In New York, 23-year-old Zuleima Dominguez and other members of her Mexican family are careful about answering the door, and get worried and start making phone calls when someone doesn't come home on time.
In Philadelphia, immigrants are carrying around wallet-size "Know Your Rights" guides in Spanish and English that explain what to do if they're rounded up.
And in Orange County, California, dozens of immigrants have signed powers of attorney authorizing relatives and friends to pick up their children from school and access their bank accounts to pay their bills in the event they are arrested by immigration agents.
Around the country, President Donald Trump's efforts to crack down on the estimated 11 million immigrants living illegally in the U.S. have spread fear and anxiety and brought about major changes in how people go about their daily lives.
In El Paso, Texas, Carmen Ramos and her friends have developed a network to keep each other updated via text messages on where immigration checkpoints have been set up.
She said she also is making certain everything she does is in order at all times. She checks her taillights before leaving the house to make sure they are working. She won't speed and keeps a close eye on her surroundings.
"People are hunkering down because they are afraid," said Roberto G. Gonzales, assistant professor of sociology at Harvard University whose research focuses on immigrant and Latino youth.
The unease has been building for months but intensified in recent weeks with ever-clearer signs that the Trump administration would jettison the Obama-era policy of focusing mostly on deporting those immigrants who committed serious crimes.
The administration announced Tuesday that any immigrant in the country illegally who is charged with or convicted of any offense, or even suspected of a crime, will now be an enforcement priority. That could include people arrested for shoplifting or other minor offenses, or those who simply crossed the border illegally.
Some husbands and wives fear spouses who lack legal papers could be taken away. And many worry that parents will be separated from their U.S.-born children.
Dozens of immigrants have been turning up at an advocacy group's offices in Philadelphia, asking questions like, "Who will take care of my children if I am deported?"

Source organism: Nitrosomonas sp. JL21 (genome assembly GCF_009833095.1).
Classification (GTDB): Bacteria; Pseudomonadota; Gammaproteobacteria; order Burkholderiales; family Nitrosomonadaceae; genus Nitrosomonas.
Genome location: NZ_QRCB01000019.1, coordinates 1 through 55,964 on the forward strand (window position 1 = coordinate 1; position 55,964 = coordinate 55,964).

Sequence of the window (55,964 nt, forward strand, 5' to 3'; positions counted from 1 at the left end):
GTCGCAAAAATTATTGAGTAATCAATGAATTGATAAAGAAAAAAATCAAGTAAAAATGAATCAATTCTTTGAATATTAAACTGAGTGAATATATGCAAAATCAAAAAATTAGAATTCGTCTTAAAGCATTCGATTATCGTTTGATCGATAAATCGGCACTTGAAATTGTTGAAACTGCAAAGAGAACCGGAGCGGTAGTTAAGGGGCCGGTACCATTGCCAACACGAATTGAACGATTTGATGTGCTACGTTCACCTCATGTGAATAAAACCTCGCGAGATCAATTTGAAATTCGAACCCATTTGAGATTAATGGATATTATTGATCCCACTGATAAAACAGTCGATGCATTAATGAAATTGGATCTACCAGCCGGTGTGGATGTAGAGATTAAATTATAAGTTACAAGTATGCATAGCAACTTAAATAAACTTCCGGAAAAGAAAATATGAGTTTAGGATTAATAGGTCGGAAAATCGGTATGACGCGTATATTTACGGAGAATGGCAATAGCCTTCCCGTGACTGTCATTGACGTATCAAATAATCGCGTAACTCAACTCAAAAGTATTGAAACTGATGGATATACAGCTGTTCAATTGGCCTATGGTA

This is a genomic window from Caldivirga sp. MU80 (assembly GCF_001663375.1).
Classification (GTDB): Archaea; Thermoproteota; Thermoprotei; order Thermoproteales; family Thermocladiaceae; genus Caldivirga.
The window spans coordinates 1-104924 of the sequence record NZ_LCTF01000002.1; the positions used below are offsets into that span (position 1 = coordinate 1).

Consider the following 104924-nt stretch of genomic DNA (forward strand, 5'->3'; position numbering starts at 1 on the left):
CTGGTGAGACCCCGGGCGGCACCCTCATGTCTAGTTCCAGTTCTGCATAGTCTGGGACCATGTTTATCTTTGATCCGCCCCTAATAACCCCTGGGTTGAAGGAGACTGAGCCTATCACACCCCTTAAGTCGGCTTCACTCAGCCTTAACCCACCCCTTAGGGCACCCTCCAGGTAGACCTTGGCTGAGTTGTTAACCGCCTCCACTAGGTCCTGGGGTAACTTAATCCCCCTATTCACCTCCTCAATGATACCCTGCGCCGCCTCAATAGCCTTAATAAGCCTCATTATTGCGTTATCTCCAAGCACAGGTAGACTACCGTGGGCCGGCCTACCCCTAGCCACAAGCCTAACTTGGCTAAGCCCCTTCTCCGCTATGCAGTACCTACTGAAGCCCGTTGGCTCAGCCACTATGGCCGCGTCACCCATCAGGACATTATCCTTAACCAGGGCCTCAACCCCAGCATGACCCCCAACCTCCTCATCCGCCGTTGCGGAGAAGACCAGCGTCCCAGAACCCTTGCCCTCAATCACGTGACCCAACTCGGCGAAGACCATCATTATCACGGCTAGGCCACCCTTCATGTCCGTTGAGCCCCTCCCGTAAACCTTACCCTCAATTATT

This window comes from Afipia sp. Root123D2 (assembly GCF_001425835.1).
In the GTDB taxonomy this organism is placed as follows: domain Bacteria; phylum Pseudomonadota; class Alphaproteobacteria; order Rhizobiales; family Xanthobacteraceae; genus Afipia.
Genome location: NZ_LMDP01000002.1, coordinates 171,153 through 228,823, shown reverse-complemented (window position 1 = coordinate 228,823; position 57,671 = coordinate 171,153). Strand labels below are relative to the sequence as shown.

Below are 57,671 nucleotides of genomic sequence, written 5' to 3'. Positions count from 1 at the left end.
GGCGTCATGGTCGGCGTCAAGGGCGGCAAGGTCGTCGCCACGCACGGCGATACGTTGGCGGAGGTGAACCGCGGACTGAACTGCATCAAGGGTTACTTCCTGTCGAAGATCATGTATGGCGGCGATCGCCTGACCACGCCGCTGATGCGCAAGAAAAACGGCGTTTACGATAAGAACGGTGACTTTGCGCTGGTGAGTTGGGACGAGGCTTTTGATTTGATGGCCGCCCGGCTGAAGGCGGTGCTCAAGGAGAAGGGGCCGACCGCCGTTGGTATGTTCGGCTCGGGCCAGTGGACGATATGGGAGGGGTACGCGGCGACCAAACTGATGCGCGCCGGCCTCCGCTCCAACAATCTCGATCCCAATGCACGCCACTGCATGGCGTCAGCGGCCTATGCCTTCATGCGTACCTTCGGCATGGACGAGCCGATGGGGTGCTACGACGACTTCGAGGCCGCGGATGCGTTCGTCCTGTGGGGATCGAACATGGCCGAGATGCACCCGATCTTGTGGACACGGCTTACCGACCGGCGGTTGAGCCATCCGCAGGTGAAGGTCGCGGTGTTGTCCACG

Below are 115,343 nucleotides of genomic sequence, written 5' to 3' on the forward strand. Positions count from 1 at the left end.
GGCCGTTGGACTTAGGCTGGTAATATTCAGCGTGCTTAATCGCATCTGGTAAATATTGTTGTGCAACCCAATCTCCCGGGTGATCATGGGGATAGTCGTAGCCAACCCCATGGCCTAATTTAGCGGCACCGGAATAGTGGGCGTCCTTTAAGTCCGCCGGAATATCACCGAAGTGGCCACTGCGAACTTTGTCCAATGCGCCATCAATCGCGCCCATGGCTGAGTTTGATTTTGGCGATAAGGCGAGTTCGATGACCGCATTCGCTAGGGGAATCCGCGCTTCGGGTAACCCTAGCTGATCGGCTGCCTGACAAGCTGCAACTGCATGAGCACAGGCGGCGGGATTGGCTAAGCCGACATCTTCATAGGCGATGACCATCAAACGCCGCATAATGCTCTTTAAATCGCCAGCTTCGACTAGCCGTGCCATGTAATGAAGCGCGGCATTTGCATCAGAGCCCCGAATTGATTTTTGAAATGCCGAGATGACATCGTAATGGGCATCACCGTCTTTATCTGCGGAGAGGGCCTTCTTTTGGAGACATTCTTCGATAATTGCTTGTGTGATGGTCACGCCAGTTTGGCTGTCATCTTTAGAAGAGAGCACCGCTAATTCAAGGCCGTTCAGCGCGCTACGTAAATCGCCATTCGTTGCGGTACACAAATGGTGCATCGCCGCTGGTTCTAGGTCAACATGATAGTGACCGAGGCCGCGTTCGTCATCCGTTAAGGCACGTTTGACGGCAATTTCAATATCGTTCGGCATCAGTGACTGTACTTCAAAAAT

An organization in Austin, Texas, that runs a deportation hotline said it normally would receive one or two calls every few days. After recent immigration raids, the phone rang off the hook.
In Long Island communities like Hempstead and Brentwood, immigrants now see the simple act of walking to the store as a task that could destroy their lives. One store owner who didn't want to be identified says his immigrant customers have been staying away, worried that federal agents are waiting on the street to arrest them.
"People are living in genuine terror over the last 24 hours," said immigrant advocate Patrick Young, who says he hears that terror in phone calls that have poured in in the hours since the Trump administration issued its immigration guidelines.
In Los Angeles, immigrants have been attending know-your-rights workshops but also calling in to report they're afraid to pick up their children from school, said Jorge-Mario Cabrera, a spokesman for the Coalition of Humane Immigrant Rights of Los Angeles.
Immigrants in the Chicago area have said they are scared to drive, and some are even wary about taking public transit. When Chicago police and federal authorities conducted regular safety checks on a train line earlier this month, many assumed it was an immigration checkpoint.
Word spread so quickly on Twitter and among activist groups that Chicago police issued a statement assuring immigrants, "You are welcome here."
In the Bronx, Dominguez, a college student who is in the U.S. with permission under the Obama administration policy for people who entered the country illegally as children, is looking into what she needs to do to raise her American-born brother and sister, ages 6 and 11, if their parents are deported. They are in the U.S. illegally.
Now, when Dominguez goes out, she tells the others where she is going, with whom, and when she will be home, and expects the same from her parents and siblings. If someone is late getting home, she said, "we start calling."
Many of Long Island's 70,000-plus undocumented immigrants are just unsure of what to do next.
"'Should I go to work?' They're afraid of sending their children to school. And this is a real form of fear our communities are facing right now," said immigrant advocate Gaby Castillo.
Theo Liebmann, the head of Hofstra's law schools deportation clinic, and others are vowing a legal and political fight against deportations. But the battle, they admit, could be an uphill one.
"In the past, we have always said, 'Don't panic.' We're not saying that right now."